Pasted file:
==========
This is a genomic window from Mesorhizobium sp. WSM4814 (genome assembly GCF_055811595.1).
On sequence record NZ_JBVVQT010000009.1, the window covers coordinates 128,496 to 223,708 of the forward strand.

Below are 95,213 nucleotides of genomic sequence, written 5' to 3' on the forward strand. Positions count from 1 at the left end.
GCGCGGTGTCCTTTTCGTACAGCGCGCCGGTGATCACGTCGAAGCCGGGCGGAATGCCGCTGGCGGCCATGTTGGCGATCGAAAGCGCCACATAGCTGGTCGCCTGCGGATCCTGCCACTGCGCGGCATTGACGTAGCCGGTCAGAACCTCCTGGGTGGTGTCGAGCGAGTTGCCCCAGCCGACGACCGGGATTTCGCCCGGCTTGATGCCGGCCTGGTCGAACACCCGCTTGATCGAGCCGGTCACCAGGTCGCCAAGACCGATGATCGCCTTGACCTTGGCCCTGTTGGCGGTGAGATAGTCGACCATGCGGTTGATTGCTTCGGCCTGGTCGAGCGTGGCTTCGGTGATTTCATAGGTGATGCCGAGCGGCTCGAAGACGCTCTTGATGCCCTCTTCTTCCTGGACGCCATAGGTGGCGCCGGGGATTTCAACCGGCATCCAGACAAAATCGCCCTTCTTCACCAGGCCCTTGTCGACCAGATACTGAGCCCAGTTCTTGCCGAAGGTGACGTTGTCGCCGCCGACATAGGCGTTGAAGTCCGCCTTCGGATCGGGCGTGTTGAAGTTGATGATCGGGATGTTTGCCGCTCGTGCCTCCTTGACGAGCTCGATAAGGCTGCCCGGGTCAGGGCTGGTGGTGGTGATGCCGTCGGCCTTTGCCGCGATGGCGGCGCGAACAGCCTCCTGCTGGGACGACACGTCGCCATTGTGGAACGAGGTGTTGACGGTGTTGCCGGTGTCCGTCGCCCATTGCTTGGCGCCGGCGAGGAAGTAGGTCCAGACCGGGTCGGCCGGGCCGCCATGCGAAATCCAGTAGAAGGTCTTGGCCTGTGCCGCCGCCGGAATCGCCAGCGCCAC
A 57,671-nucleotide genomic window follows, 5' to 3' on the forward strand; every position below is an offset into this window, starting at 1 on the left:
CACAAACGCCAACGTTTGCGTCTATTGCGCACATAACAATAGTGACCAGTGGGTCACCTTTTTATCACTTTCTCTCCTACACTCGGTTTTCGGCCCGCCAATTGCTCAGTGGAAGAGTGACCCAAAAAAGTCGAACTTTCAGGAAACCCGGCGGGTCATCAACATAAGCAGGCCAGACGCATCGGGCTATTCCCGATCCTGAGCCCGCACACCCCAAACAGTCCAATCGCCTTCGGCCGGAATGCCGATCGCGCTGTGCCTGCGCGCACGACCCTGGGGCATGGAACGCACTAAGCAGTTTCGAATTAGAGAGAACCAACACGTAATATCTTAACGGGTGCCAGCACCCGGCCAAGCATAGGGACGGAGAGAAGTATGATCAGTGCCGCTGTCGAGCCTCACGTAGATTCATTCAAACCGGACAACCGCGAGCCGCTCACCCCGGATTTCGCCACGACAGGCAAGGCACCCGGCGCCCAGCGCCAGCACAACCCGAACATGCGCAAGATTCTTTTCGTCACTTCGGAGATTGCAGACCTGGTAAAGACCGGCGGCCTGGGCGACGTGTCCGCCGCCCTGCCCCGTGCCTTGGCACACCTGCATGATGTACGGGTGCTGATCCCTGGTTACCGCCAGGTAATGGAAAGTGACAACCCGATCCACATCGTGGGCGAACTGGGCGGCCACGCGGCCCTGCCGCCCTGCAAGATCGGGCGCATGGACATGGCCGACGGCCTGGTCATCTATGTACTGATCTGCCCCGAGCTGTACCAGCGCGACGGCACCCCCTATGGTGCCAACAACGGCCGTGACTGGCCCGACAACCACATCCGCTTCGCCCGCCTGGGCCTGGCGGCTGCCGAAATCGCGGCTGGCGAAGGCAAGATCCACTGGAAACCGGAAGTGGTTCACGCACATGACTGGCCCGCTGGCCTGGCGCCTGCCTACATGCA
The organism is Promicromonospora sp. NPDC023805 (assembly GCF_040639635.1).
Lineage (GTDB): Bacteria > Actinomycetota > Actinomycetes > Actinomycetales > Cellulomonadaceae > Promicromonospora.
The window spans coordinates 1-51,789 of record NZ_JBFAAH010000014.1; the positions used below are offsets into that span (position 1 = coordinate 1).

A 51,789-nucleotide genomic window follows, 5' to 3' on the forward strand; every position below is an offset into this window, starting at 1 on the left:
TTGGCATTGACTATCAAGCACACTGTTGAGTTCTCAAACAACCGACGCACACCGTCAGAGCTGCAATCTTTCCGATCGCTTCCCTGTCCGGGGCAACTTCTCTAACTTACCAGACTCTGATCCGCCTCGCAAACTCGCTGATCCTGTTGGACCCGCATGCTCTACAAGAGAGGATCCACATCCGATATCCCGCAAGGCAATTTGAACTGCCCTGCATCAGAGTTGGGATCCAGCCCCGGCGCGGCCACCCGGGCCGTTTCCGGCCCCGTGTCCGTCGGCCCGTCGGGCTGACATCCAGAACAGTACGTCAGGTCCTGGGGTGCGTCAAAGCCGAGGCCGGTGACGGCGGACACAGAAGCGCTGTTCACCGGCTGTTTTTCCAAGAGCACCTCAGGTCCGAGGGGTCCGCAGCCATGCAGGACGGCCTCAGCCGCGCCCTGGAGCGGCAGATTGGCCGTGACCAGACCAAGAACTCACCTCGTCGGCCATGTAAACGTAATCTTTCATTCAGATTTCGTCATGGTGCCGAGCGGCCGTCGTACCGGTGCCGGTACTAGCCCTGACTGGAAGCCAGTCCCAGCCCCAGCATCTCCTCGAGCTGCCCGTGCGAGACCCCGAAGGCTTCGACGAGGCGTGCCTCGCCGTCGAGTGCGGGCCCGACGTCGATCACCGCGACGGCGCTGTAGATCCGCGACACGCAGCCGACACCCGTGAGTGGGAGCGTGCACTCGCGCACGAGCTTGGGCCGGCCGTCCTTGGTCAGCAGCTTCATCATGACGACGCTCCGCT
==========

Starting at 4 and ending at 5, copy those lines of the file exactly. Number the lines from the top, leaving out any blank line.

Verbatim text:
GCGCGGTGTCCTTTTCGTACAGCGCGCCGGTGATCACGTCGAAGCCGGGCGGAATGCCGCTGGCGGCCATGTTGGCGATCGAAAGCGCCACATAGCTGGTCGCCTGCGGATCCTGCCACTGCGCGGCATTGACGTAGCCGGTCAGAACCTCCTGGGTGGTGTCGAGCGAGTTGCCCCAGCCGACGACCGGGATTTCGCCCGGCTTGATGCCGGCCTGGTCGAACACCCGCTTGATCGAGCCGGTCACCAGGTCGCCAAGACCGATGATCGCCTTGACCTTGGCCCTGTTGGCGGTGAGATAGTCGACCATGCGGTTGATTGCTTCGGCCTGGTCGAGCGTGGCTTCGGTGATTTCATAGGTGATGCCGAGCGGCTCGAAGACGCTCTTGATGCCCTCTTCTTCCTGGACGCCATAGGTGGCGCCGGGGATTTCAACCGGCATCCAGACAAAATCGCCCTTCTTCACCAGGCCCTTGTCGACCAGATACTGAGCCCAGTTCTTGCCGAAGGTGACGTTGTCGCCGCCGACATAGGCGTTGAAGTCCGCCTTCGGATCGGGCGTGTTGAAGTTGATGATCGGGATGTTTGCCGCTCGTGCCTCCTTGACGAGCTCGATAAGGCTGCCCGGGTCAGGGCTGGTGGTGGTGATGCCGTCGGCCTTTGCCGCGATGGCGGCGCGAACAGCCTCCTGCTGGGACGACACGTCGCCATTGTGGAACGAGGTGTTGACGGTGTTGCCGGTGTCCGTCGCCCATTGCTTGGCGCCGGCGAGGAAGTAGGTCCAGACCGGGTCGGCCGGGCCGCCATGCGAAATCCAGTAGAAGGTCTTGGCCTGTGCCGCCGCCGGAATCGCCAGCGCCAC
A 57,671-nucleotide genomic window follows, 5' to 3' on the forward strand; every position below is an offset into this window, starting at 1 on the left: